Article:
GAZA CITY (AFP) - Crowds throng the hall to hear the court's decision. In the dock are Gaza's Hamas rulers and their secular rivals Fatah. The verdict, with no right of appeal, comes late and after passionate and stormy debate: "All are guilty of killing the people and the nation."
But the dramatic verdict is just that -- drama. The judges and the accused are all actors in a satirical play, "The Nation," which has enjoyed great success in a land where culture is often noticeable by its absence.
More than 1,500 people flocked to the Shawa cultural centre in Gaza to see the play, forcing the organisers to add extra seats to the auditorium to meet demand.
"The Nation" is the work of Palestinian dramatist Said Suirki and the "trial" is tagged with the number 48.67.2007 -- referring to what the author sees as three seminal dates in the Palestinian tragedy.
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Palestinians are left with two territories, two powers, two administrations and two conflicting visions of society -- an absurd situation that makes for rich theatrical pickings.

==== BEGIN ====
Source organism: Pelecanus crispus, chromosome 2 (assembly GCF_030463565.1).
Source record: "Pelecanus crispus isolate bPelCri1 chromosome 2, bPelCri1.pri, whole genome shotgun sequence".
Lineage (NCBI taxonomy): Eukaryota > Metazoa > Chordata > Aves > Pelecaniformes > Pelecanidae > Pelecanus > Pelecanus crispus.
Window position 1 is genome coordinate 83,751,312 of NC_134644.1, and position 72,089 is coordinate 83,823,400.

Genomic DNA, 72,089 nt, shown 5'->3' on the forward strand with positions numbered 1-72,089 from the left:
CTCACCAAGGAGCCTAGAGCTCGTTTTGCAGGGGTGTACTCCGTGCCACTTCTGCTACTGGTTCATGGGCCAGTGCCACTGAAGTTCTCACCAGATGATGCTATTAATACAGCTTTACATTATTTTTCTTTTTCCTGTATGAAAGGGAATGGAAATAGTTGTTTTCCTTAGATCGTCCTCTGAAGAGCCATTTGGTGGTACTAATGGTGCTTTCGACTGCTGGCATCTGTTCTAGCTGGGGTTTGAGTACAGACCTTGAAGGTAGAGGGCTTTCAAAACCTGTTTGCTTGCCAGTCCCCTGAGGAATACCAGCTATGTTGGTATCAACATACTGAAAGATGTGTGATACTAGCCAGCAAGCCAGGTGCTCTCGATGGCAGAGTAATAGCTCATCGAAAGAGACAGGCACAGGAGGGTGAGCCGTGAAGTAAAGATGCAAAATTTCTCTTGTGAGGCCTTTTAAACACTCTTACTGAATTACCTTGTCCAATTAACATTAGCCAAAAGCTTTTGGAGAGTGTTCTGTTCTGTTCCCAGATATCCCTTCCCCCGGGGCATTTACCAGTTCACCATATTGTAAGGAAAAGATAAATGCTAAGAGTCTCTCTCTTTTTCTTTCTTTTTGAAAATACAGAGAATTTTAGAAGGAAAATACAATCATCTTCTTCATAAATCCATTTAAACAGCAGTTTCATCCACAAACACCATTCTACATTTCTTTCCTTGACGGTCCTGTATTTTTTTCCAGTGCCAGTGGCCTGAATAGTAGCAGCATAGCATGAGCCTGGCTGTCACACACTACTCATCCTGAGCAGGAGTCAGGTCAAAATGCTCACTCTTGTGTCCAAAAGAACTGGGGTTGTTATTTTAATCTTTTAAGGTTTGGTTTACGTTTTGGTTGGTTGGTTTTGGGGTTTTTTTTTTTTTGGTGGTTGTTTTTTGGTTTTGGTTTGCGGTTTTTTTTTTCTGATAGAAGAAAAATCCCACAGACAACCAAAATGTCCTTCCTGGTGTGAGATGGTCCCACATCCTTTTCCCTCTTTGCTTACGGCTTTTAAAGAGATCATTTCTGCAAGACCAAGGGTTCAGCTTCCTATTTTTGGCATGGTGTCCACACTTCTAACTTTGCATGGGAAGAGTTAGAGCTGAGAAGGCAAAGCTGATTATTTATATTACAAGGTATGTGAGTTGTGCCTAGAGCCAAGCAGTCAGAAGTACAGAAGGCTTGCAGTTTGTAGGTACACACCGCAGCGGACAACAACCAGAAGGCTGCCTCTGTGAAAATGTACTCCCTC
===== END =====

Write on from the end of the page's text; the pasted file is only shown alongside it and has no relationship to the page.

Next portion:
"We fast differently (for Ramadan) if we're in Gaza or Ramallah... If I get married in Gaza, is my marriage certificate valid in the West Bank?" asks one of the actors on stage.
A dozen men, women and children strike up a mournful refrain to lament "Where is the nation?" -- before being interrupted by the rattle of automatic gunfire.
"I wanted to put on a play after seeing the bloody events in Gaza and the huge suffering of its people," says Suirki.
"I called it 'The Nation' because it's this that has been the biggest loser in the Hamas-Fatah conflict."